Streetwise Professor

August 27, 2008


Filed under: Uncategorized — The Professor @ 4:51 am

Here are two very important sources of information regarding the timeline of the outbreak of the Russo-Georgian War. The first is from the intrepid Michael Totten. The most important aspects of Totten’s report are that (a) the Russians were debouching from the Roki Tunnel almost simultaneously with the commencement of the bombardment of Tskhinvali, and (b) the Georgians launched a desperate attack on a bridge south of the tunnel in an attempt to stall the Russian advance. Given the time to transit the Roki Tunnel, a long, single-lane road winding through the mountain, it is evident that the Russians had a rolling start. Moreover, the improvisational nature of the Georgian attack on the tunnel–which resulted in the deaths of the paratroopers sent on the mission–is consistent with Totten’s source’s assertion that the Georgians were improvising a response to a situation that they did not initiate but which was spiraling out of control. If the Georgian operation in Ossetia had been a planned effort to seize control of the province, step one would have been to seize or disable the entrance to the tunnel. Failure to do so would have been rank incompetence. Instead, from Totten’s description, the Georgians were responding to Ossetian attacks; in the middle of their response, they learned of the Russian advance, and ad libbed a Hail Mary play in an attempt to block the tunnel. They evidently inflict serious losses on the Russians, but didn’t have the combat power to stop them for long.

In my view, these events suggest the following: The Ossetians, in connivance with the Russians, dramatically escalated their aggressive actions against the Georgian troops/peacekeepers in the area surrounding Tskhinvali. The Georgians responded by desperately attempting to reshuffle units from the Abkhazian front–perceived as the more likely trouble spot. At the same time the Russians were moving through the Roki Tunnel–indeed, it is highly likely that their movement began simultaneously with the Georgian move at the latest, and probably before. The Georgians made their forlorn hope stab at the Roki Tunnel with their paratroopers, and tried to fight through Tskhinvali with their main force units in a vain attempt to shut the road before the Russians could deploy. They failed in Tskhinvali, and their forlorn hope was destroyed at Roki. The rest was a foregone conclusion.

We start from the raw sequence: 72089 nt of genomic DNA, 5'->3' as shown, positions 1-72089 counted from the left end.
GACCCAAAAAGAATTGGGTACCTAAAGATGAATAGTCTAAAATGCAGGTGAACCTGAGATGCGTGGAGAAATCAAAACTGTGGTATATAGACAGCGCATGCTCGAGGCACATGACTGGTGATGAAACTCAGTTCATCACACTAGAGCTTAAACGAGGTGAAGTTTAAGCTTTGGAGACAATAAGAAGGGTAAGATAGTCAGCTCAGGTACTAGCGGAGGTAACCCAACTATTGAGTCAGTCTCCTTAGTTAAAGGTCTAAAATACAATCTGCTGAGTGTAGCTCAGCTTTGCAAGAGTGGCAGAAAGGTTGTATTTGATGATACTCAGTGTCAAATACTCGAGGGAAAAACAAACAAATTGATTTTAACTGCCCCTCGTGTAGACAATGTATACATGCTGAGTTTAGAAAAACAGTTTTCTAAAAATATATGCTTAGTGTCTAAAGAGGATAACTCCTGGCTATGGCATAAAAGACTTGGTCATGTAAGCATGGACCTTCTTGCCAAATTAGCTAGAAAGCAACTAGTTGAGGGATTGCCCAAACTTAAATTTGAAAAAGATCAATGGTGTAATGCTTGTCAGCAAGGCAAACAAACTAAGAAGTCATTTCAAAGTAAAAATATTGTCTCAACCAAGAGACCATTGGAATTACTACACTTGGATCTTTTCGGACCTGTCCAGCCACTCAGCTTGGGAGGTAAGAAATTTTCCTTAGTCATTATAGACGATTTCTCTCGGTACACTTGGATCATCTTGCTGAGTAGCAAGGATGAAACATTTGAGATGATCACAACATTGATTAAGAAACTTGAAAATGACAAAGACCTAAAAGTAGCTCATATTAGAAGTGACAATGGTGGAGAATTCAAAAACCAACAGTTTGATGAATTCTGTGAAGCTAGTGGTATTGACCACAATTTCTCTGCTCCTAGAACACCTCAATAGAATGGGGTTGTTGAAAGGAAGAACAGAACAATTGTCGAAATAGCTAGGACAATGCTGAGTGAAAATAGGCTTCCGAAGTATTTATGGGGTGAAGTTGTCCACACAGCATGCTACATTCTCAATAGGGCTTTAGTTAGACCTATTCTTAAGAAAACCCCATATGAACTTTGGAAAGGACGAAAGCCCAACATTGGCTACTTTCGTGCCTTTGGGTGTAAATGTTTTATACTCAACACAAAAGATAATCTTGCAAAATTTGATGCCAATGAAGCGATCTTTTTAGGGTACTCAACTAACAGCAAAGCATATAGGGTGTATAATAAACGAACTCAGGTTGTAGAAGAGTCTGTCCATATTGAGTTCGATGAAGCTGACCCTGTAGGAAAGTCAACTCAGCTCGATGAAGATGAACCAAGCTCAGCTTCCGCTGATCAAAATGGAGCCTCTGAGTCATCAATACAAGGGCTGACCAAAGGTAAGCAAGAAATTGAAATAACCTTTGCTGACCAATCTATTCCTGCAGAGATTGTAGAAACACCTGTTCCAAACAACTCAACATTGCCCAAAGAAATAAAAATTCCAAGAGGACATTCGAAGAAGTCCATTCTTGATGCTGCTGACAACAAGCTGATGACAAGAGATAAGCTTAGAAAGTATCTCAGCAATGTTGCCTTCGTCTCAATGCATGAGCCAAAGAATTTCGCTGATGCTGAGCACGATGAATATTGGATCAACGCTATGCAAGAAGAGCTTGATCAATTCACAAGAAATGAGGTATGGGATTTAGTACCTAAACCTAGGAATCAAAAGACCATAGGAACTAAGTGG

If Totten’s timeline is correct, this was clearly a planned Russian invasion of long planning. An extended period of stoking tensions in Abkhazia to serve as a feint diverting attention from the site of their planned attack, drawing Georgian heavy units (such as they were) to that front. Maneuvers designed to put heavy units in place on the borders of Ossetia were carried out in late July. The infiltration of irregulars, followed soon after by a quantum escalation of violence in Ossetia. Nearly simultaneously with the Georgian response to this escalation, the Russian 58th Army moves before the Georgians can react. Every piece makes sense as part of a coherent operational plan. In contrast, the Georgian actions bear all the hallmarks of an ad hoc response to an unexpected escalation in hostilities.

It is very difficult to square this timeline with Russia’s characterization that they were responding extemporaneously to an unprovoked, genocidal attack by Saakashvilli. The Georgians were the ones extemporizing, the Russians the ones acting according to an operational plan. The evidence is that the Russians acted with premeditation, the Georgians without it. That speaks volumes on where the guilt lies.

The Washington Post presents a less detailed chronology that gives the Russians more of a benefit of the doubt than Totten’s, but which nonetheless supports important pieces of his reporting.

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